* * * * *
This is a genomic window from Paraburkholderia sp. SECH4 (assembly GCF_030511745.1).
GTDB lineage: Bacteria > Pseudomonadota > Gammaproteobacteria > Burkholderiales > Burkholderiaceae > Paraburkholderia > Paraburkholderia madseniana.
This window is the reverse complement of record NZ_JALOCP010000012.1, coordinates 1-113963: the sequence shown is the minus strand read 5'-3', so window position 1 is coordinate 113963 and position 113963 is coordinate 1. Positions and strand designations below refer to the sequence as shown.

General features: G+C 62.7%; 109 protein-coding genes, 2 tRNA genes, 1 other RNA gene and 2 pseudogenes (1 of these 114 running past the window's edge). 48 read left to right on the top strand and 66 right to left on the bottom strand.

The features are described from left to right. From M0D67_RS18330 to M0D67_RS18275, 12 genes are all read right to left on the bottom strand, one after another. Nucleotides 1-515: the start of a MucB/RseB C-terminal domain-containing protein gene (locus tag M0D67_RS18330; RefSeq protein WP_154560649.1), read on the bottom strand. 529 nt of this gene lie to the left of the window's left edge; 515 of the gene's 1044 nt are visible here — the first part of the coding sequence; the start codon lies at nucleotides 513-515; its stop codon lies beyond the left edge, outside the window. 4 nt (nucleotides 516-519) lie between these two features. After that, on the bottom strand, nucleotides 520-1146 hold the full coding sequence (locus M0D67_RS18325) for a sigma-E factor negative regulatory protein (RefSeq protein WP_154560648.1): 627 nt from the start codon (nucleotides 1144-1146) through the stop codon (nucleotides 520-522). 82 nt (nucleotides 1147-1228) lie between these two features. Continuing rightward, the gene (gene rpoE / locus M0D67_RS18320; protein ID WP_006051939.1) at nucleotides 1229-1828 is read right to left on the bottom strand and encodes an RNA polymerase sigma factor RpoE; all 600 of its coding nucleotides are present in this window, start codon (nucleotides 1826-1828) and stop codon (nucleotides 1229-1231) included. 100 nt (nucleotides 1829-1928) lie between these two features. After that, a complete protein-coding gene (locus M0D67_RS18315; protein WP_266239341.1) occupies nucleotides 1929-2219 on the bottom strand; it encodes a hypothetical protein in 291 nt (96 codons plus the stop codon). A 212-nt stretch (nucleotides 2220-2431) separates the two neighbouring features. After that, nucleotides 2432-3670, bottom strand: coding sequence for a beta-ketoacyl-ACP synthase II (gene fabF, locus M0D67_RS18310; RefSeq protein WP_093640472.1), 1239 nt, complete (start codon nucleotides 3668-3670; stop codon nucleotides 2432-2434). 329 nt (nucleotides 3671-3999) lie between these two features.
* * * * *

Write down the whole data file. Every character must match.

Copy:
This is a genomic window from Paraburkholderia sp. SECH4 (assembly GCF_030511745.1).
GTDB lineage: Bacteria > Pseudomonadota > Gammaproteobacteria > Burkholderiales > Burkholderiaceae > Paraburkholderia > Paraburkholderia madseniana.
This window is the reverse complement of record NZ_JALOCP010000012.1, coordinates 1-113963: the sequence shown is the minus strand read 5'-3', so window position 1 is coordinate 113963 and position 113963 is coordinate 1. Positions and strand designations below refer to the sequence as shown.

General features: G+C 62.7%; 109 protein-coding genes, 2 tRNA genes, 1 other RNA gene and 2 pseudogenes (1 of these 114 running past the window's edge). 48 read left to right on the top strand and 66 right to left on the bottom strand.

The features are described from left to right. From M0D67_RS18330 to M0D67_RS18275, 12 genes are all read right to left on the bottom strand, one after another. Nucleotides 1-515: the start of a MucB/RseB C-terminal domain-containing protein gene (locus tag M0D67_RS18330; RefSeq protein WP_154560649.1), read on the bottom strand. 529 nt of this gene lie to the left of the window's left edge; 515 of the gene's 1044 nt are visible here — the first part of the coding sequence; the start codon lies at nucleotides 513-515; its stop codon lies beyond the left edge, outside the window. 4 nt (nucleotides 516-519) lie between these two features. After that, on the bottom strand, nucleotides 520-1146 hold the full coding sequence (locus M0D67_RS18325) for a sigma-E factor negative regulatory protein (RefSeq protein WP_154560648.1): 627 nt from the start codon (nucleotides 1144-1146) through the stop codon (nucleotides 520-522). 82 nt (nucleotides 1147-1228) lie between these two features. Continuing rightward, the gene (gene rpoE / locus M0D67_RS18320; protein ID WP_006051939.1) at nucleotides 1229-1828 is read right to left on the bottom strand and encodes an RNA polymerase sigma factor RpoE; all 600 of its coding nucleotides are present in this window, start codon (nucleotides 1826-1828) and stop codon (nucleotides 1229-1231) included. 100 nt (nucleotides 1829-1928) lie between these two features. After that, a complete protein-coding gene (locus M0D67_RS18315; protein WP_266239341.1) occupies nucleotides 1929-2219 on the bottom strand; it encodes a hypothetical protein in 291 nt (96 codons plus the stop codon). A 212-nt stretch (nucleotides 2220-2431) separates the two neighbouring features. After that, nucleotides 2432-3670, bottom strand: coding sequence for a beta-ketoacyl-ACP synthase II (gene fabF, locus M0D67_RS18310; RefSeq protein WP_093640472.1), 1239 nt, complete (start codon nucleotides 3668-3670; stop codon nucleotides 2432-2434). 329 nt (nucleotides 3671-3999) lie between these two features.